The Toxic Stress of Early Childhood Adversity: Rethinking Health and Education Policy
Imagine you are conducting an experiment on infant attachment. You have asked a number of parents of infants to come to your laboratory to conduct the experiment. You have a large play room set up with a variety of age appropriate toys. Consider three different scenarios and determine which child is displaying secure attachment.
The mother and the baby enter the room. The baby quickly begins to move about the room and explore the various objects. When the mother steps out of the room, the baby continues to play while the researcher remain in the room and does not get upset, nor does the baby seem to notice when his mother returns.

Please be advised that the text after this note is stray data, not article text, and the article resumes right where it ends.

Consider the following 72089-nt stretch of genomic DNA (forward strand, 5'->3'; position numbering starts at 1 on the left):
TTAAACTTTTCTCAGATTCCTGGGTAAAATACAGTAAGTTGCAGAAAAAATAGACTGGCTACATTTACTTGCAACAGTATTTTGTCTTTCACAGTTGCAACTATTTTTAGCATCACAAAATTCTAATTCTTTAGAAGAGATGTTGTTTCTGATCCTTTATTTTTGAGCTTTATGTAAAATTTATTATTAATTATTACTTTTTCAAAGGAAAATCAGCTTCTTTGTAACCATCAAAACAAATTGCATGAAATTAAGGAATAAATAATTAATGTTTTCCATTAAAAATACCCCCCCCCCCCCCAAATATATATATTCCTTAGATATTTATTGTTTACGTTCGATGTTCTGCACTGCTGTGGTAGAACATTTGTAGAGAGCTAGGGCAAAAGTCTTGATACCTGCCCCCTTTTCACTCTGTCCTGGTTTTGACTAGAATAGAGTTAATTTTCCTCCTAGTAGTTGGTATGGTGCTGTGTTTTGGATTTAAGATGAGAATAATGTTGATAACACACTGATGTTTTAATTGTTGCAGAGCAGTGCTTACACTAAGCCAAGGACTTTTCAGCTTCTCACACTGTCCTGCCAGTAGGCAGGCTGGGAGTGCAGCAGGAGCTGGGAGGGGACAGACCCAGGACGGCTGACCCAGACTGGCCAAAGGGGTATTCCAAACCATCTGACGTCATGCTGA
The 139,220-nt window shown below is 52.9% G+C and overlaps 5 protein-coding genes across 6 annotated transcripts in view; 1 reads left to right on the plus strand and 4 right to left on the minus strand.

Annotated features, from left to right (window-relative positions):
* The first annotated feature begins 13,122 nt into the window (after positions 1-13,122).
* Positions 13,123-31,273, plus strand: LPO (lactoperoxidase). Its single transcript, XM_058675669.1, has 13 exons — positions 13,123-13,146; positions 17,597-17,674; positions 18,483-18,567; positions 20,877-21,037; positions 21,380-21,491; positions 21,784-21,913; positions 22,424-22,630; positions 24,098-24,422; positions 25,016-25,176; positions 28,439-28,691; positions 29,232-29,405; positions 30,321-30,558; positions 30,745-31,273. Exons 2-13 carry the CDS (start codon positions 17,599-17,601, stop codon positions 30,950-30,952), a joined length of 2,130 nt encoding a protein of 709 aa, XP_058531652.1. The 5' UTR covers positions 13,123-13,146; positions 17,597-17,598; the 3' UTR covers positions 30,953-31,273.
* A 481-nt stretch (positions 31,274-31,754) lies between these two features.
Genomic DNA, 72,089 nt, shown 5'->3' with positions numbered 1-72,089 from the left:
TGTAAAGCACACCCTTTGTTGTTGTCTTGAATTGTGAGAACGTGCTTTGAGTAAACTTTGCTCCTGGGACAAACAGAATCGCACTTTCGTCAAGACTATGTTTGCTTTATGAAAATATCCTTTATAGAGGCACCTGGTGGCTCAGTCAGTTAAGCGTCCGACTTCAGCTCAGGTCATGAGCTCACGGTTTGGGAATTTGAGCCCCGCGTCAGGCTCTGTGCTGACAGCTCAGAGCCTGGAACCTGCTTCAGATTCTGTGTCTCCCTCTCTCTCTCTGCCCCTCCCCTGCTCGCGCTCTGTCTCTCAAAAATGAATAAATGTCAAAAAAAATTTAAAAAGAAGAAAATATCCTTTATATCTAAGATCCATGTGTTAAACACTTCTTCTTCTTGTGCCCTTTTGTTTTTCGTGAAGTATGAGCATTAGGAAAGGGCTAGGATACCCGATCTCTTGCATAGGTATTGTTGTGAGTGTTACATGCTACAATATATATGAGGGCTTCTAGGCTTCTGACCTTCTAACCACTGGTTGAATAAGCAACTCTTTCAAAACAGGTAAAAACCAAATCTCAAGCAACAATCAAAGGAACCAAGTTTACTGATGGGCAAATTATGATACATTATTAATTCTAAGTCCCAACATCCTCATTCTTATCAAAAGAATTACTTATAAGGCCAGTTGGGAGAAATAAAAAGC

The mother and the baby enter the room. The baby is reluctant to move away from the mother in this strange environment. When the mother leaves the room, the baby gets very upset. When the mother returns, the baby continues to be upset and difficult to console.
The mother and the baby enter the room. The baby slowly moves away from the mother checking back periodically for reassurance. When the mother leaves the room, the baby gets very upset. When the mother returns the baby is able to be comforted by the mother.
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